on December 2, 2009
St Peter's is, arguably, the mother of all Christian churches. The Protestants or Orthodox might disagree, but St Peter's, albeit in a different physical guise, was standing at its site over a thousand years before Luther nailed his theses to the door in Wittenberg, and seven hundred years before the great East-West schism. It was originally founded at what was believed to be the site of St Peter's burial and in the centuries of its existence developed almost organically, though with many periods of careful (and less careful) planning to become a locus of stupendous symbolic, spiritual, social and historical meaning. **The Papal Basilica of Saint Peter , commonly known as St. Peter's Basilica, is located in the Vatican City and is the most significant landmark of Rome as a whole. It is situated at the head of Bernini's monumental Piazza San Pietro and is internally the largest Christian interior in the world, capable of holding 60,000 people. The scale of the building is difficult to imagine: it overwhelms, but also, rather strangely, provides space for all those differing agendas of the visitors: people pray, look, meditate, sit on the floor by the pillars, even eat (albeit discreetly) in this vast interior. The current Basilica was built on the site of the old church which had been erected in the times of Constantine (the same one who declared Christianity the state religion) in the begging of the 4th century. The core of the building was initially designed by Bramante and developed by Michelangelo on the plan of a Greek (symmetrical) cross, Michelangelo is generally held to have the most input into the current building (and he designed the dome crowning the Basilica). The original Greek cross was extended into the plan of Latin cross by the addition of a long nave designed by Carlo Maderno, who is also responsible for the facade and portico. The dome of St. Peter's rises to a total height of 136.57 metres (448.1 ft) from the floor of the basilica to the top of the external cross, which makes it the tallest dome in the world. It's possible to climb the dome, and although the 490 steps make for an arduous and often claustrophobically terrifying climb, it's eminently worth it, firstly because it gives another impression of the scale of the work, allows for unusual perspective on the building itself but also, and foremostly, because of the excellent views it affords of the key-hole shaped piazza and Bernini's colonnade below and the whole Rome. St Peter's is filled with a bewildering collection of furnishings and art. Michelangelo’s Pieta is arguably the best artwork at St. Peter’s and one of unquestionable masterpieces of renaissance sculpture. Unutterably sad but strangely serene Mary is holding the body of Jesus in her arms, her half-closed eyes cast down. The composition of the sculpture is perfect, with Mary's head forming the top and the drapery of clothes sides of the pyramid shape. Mary's face is that of a very young woman, as if she was a young mother holding a baby and only the viewer could see the reality of the death. The sculpture has been housed in a case of bulletproof glass since it was severely damaged (it has been painstakingly restored since) in an attack by a madman in 1972. The Basilica contains over 100 tombs, including those of over 90 popes as well as of the Scottish Stuarts (including James III, the Old Pretender, his wife Clementina Sobieska and Bonnie Prince Charlie). The monument to Pope Alexander VII by Bernini features four Virtues, of which Truth has her foot placed on a globe, strategically trampling Britain, where Alexander tried (in vain, as we all know) to quell the growth of Protestantism. The focal point of the Basilica is Bernini's Baldacchio, over the Papal Altar. Allegedly, St Peter's tomb lies directly below the altar (on which only the Pope himself can celebrate the Mass) and the Baldacchio is as good example of the triumphal Baroque, seamlessly mixing sculpture and architecture, as they get. Four 20m high, twisted pillars, adorned linear, botanical decorations, topped by Corinthian capitals, support the fringed four-ribbed canopy with multiple angels and cherubs, a dove in a burst of golden rays. The whole ensemble, dripping with gold, is topped by a cross on a golden globe.**As it stands today, St Peter's Basilica is undoubtedly as much a testament and witness to the worldly power of the Papacy as to the spiritual power of the of the Church. To unbelievers, the crowds of faithful are nothing short of astonishing, to the faithful the tourists and gapers are a sacrilegious nuisance, to some of the non-Catholic Christians it's a shameless seat of the Whore of Babylon. Whatever it is, it leaves very few unmoved.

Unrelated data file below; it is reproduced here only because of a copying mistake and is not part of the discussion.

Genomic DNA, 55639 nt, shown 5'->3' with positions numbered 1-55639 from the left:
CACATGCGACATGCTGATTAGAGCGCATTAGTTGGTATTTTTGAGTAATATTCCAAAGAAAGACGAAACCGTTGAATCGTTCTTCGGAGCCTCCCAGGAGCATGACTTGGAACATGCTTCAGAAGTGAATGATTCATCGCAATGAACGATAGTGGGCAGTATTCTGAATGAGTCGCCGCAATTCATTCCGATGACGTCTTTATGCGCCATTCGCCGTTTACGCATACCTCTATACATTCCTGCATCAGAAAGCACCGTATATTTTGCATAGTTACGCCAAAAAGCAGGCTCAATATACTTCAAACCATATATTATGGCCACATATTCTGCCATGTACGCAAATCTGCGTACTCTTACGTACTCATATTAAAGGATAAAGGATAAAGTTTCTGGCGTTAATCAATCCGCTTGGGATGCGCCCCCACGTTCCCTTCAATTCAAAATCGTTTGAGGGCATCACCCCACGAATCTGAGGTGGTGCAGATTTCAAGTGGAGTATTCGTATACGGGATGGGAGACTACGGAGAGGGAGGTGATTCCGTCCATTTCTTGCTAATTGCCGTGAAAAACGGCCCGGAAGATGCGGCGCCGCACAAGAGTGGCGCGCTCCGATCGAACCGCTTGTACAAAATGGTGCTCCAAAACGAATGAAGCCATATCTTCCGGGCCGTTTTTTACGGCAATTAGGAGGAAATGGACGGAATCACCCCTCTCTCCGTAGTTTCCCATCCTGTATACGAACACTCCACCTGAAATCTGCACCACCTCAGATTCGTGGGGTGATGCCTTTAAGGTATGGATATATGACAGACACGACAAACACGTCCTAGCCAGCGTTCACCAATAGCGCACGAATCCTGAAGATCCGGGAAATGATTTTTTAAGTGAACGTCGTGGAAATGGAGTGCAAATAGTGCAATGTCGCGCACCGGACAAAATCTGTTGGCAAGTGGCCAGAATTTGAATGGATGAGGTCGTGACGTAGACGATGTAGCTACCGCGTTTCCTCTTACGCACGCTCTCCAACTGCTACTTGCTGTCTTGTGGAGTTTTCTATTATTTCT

©Travelocity.com LP 2000-2009